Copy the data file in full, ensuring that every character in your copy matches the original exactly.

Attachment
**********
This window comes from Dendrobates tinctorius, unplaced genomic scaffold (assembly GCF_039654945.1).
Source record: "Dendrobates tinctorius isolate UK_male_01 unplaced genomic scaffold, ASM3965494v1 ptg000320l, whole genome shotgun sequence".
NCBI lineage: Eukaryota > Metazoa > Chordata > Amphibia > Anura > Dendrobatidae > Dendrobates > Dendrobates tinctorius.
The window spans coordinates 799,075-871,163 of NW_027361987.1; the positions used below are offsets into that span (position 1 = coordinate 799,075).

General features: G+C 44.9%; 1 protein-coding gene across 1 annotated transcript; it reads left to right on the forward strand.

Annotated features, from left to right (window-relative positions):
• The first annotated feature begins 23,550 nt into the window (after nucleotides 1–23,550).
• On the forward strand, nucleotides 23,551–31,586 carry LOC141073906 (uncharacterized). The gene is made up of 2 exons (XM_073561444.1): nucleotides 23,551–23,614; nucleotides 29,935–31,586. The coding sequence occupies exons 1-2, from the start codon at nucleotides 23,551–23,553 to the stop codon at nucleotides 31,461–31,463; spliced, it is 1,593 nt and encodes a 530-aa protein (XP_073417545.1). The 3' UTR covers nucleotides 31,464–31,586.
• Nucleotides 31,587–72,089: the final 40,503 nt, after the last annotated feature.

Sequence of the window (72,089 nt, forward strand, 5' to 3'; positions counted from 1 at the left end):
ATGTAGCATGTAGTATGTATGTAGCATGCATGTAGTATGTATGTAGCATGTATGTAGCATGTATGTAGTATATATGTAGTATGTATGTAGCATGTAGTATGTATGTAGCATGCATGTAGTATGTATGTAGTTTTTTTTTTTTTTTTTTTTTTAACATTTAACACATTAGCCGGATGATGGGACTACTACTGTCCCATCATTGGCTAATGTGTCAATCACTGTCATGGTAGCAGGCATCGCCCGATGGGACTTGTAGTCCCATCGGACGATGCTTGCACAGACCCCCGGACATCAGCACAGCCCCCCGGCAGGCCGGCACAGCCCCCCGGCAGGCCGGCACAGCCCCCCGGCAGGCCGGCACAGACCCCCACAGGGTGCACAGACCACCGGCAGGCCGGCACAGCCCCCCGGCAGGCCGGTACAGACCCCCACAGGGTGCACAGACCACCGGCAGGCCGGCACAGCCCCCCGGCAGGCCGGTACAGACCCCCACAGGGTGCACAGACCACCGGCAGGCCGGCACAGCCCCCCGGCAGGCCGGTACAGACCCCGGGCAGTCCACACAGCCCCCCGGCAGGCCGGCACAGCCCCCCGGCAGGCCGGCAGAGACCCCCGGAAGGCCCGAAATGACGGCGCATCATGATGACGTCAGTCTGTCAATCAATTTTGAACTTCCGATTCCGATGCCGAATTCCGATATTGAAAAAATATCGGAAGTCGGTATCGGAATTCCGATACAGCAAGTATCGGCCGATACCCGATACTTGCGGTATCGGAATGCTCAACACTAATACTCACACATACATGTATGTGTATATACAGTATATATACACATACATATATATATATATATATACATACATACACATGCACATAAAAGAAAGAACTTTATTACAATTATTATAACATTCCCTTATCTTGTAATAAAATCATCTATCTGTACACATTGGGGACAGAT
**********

This window comes from Dendrobates tinctorius, unplaced genomic scaffold (assembly GCF_039654945.1).
Source record: "Dendrobates tinctorius isolate UK_male_01 unplaced genomic scaffold, ASM3965494v1 ptg000320l, whole genome shotgun sequence".
NCBI lineage: Eukaryota > Metazoa > Chordata > Amphibia > Anura > Dendrobatidae > Dendrobates > Dendrobates tinctorius.
The window spans coordinates 799,075-871,163 of NW_027361987.1; the positions used below are offsets into that span (position 1 = coordinate 799,075).

General features: G+C 44.9%; 1 protein-coding gene across 1 annotated transcript; it reads left to right on the forward strand.

Annotated features, from left to right (window-relative positions):
• The first annotated feature begins 23,550 nt into the window (after nucleotides 1–23,550).
• On the forward strand, nucleotides 23,551–31,586 carry LOC141073906 (uncharacterized). The gene is made up of 2 exons (XM_073561444.1): nucleotides 23,551–23,614; nucleotides 29,935–31,586. The coding sequence occupies exons 1-2, from the start codon at nucleotides 23,551–23,553 to the stop codon at nucleotides 31,461–31,463; spliced, it is 1,593 nt and encodes a 530-aa protein (XP_073417545.1). The 3' UTR covers nucleotides 31,464–31,586.
• Nucleotides 31,587–72,089: the final 40,503 nt, after the last annotated feature.

Sequence of the window (72,089 nt, forward strand, 5' to 3'; positions counted from 1 at the left end):
ATGTAGCATGTAGTATGTATGTAGCATGCATGTAGTATGTATGTAGCATGTATGTAGCATGTATGTAGTATATATGTAGTATGTATGTAGCATGTAGTATGTATGTAGCATGCATGTAGTATGTATGTAGTTTTTTTTTTTTTTTTTTTTTTAACATTTAACACATTAGCCGGATGATGGGACTACTACTGTCCCATCATTGGCTAATGTGTCAATCACTGTCATGGTAGCAGGCATCGCCCGATGGGACTTGTAGTCCCATCGGACGATGCTTGCACAGACCCCCGGACATCAGCACAGCCCCCCGGCAGGCCGGCACAGCCCCCCGGCAGGCCGGCACAGCCCCCCGGCAGGCCGGCACAGACCCCCACAGGGTGCACAGACCACCGGCAGGCCGGCACAGCCCCCCGGCAGGCCGGTACAGACCCCCACAGGGTGCACAGACCACCGGCAGGCCGGCACAGCCCCCCGGCAGGCCGGTACAGACCCCCACAGGGTGCACAGACCACCGGCAGGCCGGCACAGCCCCCCGGCAGGCCGGTACAGACCCCGGGCAGTCCACACAGCCCCCCGGCAGGCCGGCACAGCCCCCCGGCAGGCCGGCAGAGACCCCCGGAAGGCCCGAAATGACGGCGCATCATGATGACGTCAGTCTGTCAATCAATTTTGAACTTCCGATTCCGATGCCGAATTCCGATATTGAAAAAATATCGGAAGTCGGTATCGGAATTCCGATACAGCAAGTATCGGCCGATACCCGATACTTGCGGTATCGGAATGCTCAACACTAATACTCACACATACATGTATGTGTATATACAGTATATATACACATACATATATATATATATATATACATACATACACATGCACATAAAAGAAAGAACTTTATTACAATTATTATAACATTCCCTTATCTTGTAATAAAATCATCTATCTGTACACATTGGGGACAGAT